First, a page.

Produce Safety Rule and the Food Safety Modernization Act (FSMA)
The Produce Safety Rule (PSR) requires growers to initially establish a Microbial Water Quality Profile (MWQP) for each untreated agricultural water source used during growing activities of covered produce (other than sprouts) using a direct water application method and conduct annual surveys for that water source in subsequent years. The water quality profile is based on the levels of generic E. coli in your agricultural water. There are different requirements for agricultural water that comes from surface or ground (well) sources.
More information on the Produce Safety Rule and agricultural water can be found here:
Untreated Surface Water:
The initial MWQP must be established with a minimum of 20 water samples that are representative of use and collected as close to harvest as possible over a period of at least 2 years to a maximum of 4 years. Geometric mean (GM) and Statistical Threshold Value (STV) are calculated from these 20 samples (minimum). The GM and STV are your MWQP and should be compared to the microbial quality criteria provided in the Produce Safety Rule.
After the initial MWQP has been established, GM and STV values must be updated annually based on a minimum of 5 new samples. “Rolling” GM and STV values are calculated by combining the old and new sample data. For example, for an MWQP established with 20 samples, five new samples would be combined with the most recent 15 samples from the previous MWQP to update the MWQP and confirm that the water is still being used appropriately.
Untreated Ground Water:
The initial MWQP must be established with a minimum of 4 water samples that are representative of use and collected as close to harvest as possible over a growing season or over a period of 1 year. Geometric mean (GM) and Statistical Threshold Value (STV) are calculated from these 4 samples (minimum). The GM and STV are your MWQP and should be compared to the microbial quality criteria provided in the Produce Safety Rule. After the initial MWQP has been established, GM and STV values must be updated annually based on a minimum of 1 new sample. “Rolling” GM and STV values are calculated by combining the old and new sample data. For example, for an MWQP established with 4 samples, one new sample would be combined with the most recent 3 samples from the previous MWQP to update the MWQP and confirm that the water is still being used appropriately.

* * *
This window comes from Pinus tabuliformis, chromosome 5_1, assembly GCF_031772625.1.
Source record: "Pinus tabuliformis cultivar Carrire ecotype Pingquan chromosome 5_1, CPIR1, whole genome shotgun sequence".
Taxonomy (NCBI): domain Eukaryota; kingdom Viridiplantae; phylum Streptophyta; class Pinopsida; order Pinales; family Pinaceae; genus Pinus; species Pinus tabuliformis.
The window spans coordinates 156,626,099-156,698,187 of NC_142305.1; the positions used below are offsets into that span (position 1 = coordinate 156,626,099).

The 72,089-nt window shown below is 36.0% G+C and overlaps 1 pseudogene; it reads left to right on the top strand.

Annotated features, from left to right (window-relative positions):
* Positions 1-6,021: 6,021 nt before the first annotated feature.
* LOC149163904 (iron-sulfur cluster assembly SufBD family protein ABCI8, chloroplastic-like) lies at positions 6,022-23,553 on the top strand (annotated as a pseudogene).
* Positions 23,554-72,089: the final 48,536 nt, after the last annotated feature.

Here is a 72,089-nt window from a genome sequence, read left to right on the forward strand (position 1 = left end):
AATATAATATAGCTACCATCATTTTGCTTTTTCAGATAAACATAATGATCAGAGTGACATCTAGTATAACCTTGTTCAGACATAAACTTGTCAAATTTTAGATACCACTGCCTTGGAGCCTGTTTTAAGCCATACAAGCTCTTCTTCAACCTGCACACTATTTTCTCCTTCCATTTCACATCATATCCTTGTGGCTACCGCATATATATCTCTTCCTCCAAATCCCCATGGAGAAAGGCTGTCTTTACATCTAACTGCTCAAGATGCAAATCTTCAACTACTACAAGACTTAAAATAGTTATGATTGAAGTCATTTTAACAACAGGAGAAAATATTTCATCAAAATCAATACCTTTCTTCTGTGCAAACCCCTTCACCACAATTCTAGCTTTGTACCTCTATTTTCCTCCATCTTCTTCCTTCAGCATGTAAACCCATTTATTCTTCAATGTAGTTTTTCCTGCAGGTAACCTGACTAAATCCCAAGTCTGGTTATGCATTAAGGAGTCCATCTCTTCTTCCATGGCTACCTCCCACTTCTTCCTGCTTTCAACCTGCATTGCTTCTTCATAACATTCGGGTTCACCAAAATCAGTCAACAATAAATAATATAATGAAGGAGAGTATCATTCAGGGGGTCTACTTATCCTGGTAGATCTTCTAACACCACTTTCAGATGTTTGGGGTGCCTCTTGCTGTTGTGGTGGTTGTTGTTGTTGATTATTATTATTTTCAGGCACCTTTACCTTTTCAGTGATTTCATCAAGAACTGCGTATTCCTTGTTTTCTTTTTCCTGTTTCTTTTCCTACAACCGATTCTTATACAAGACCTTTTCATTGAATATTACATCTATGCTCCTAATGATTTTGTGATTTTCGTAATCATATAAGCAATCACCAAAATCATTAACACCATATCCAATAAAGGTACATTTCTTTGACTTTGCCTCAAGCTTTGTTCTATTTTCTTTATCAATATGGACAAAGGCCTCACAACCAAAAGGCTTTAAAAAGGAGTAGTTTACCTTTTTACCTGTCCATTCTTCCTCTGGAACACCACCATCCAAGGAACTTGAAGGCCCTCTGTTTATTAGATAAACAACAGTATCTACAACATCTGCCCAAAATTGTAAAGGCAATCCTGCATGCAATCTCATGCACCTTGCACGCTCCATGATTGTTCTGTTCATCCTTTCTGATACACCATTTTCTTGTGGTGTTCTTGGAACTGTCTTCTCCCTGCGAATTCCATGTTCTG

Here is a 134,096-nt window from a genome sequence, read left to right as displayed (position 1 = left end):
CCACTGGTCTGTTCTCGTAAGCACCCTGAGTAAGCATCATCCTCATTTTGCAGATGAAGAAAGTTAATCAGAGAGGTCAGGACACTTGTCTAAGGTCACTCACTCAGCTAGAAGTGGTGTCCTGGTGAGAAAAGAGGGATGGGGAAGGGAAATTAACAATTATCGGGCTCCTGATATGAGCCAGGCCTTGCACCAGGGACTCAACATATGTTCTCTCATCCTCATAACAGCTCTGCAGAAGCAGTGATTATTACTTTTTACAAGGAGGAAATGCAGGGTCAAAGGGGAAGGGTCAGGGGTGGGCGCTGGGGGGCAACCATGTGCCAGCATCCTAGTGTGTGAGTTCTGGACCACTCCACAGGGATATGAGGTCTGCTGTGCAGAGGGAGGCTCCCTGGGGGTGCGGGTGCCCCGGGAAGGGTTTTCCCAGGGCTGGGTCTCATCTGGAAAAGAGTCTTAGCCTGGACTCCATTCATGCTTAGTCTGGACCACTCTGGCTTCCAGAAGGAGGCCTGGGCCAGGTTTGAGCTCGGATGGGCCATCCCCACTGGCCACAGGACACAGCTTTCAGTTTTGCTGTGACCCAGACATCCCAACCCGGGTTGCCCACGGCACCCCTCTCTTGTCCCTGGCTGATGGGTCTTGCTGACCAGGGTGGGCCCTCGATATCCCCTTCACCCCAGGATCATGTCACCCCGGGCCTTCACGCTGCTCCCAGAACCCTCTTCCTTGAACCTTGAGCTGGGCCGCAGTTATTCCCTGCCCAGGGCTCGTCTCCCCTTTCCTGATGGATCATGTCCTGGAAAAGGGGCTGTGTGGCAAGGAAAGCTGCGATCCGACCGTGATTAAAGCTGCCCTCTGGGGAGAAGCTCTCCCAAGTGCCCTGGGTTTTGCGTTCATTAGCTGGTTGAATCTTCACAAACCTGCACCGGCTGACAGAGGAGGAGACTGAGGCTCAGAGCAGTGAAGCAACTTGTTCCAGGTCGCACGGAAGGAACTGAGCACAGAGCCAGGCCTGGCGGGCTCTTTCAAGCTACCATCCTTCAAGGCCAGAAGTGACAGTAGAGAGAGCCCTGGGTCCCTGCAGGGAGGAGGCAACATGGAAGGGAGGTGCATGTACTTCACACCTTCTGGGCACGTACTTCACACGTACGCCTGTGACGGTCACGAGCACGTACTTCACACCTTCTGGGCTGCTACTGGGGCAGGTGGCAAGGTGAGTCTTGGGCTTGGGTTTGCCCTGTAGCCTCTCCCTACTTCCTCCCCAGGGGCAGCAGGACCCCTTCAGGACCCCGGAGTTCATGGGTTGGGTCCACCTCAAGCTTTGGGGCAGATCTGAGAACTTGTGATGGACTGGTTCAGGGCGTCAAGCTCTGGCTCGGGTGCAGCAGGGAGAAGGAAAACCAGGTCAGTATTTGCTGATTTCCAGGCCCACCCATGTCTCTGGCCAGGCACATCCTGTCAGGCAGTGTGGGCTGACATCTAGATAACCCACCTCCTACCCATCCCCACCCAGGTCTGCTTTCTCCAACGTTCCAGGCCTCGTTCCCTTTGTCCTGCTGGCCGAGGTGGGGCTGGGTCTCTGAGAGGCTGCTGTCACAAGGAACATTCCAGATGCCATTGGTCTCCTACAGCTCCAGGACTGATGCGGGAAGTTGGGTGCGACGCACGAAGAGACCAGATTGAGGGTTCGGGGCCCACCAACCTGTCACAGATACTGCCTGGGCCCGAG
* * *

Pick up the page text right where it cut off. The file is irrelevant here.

Tools to calculate Geometric Mean and Statistical Threshold Value:
Several tools were developed to make it easy to calculate the GM and STV and to determine if your water meets the criteria for appropriate application to produce before harvest. The tools were also designed to assist you with making water management decisions if your water does not meet the criteria in the Produce Safety Rule.
Untreated Surface Water:
The above links are also available on the UA Fresh Produce Safety website
Untreated Ground Water:
Interim guidelines on health-related water quality standards for water actually used tor irrigation on Quality control of wastewater for irrigated crop production (FAO, United Nations)
The Western Center for Food Safety was asked by the U.S. Food and Drug Administration to facilitate the development of research protocols for scientific studies that evaluate the persistence of foodborne pathogens in the environment and on the edible portions of fresh produce following:
- application of potentially contaminated untreated soil amendments of animal origin to land used to grow fresh produce or
- application of potentially contaminated agricultural water applied to the edible portion of the crop
Methods used to generate currently available data vary widely and thereby complicate objective evaluation and comparison of data from multiple studies. Two committees of research scientists were established to survey key existing studies and generate recommendations based on their findings. The resulting documents provide a framework for the design of future studies and may be a useful tool for evaluating the strength of existing data.
The Agricultural Water and Soil Amendment framework documents were developed by two committees through a series of webinars, e-mail communication and a workshop that was held in Davis, CA in October 2011. Additional academic, government and industry food safety experts reviewed the draft documents prior to submission to the Journal of Food Protection.
Agricultural Water Testing Methods Colloquium April 6-7, 2017, Report Available
Agricultural Water Testing Methods Colloquium. 2017. Report on Agricultural Water Testing Methods Colloquium (final release 8.2.17). Colloquium sponsored by Center for Produce Safety, 6–7 April 2017, Irvine, California. Available from: http://www.centerforproducesafety.org/amass/documents/document/417/Water%20Colloquium%20Report%20-%20Final%20Release%208.2.17.pdf
Western US Irrigation Water Conference April 24-25, 2014 Summary Report Available
The purpose of this summary document is to record the key points and recommendations that were discussed over the course of the conference. We hope that the information contained herein will help stimulate further conversation and consensus on effective strategies to implement the agricultural water quality standards in the Produce Safety Rule.
Download the summary.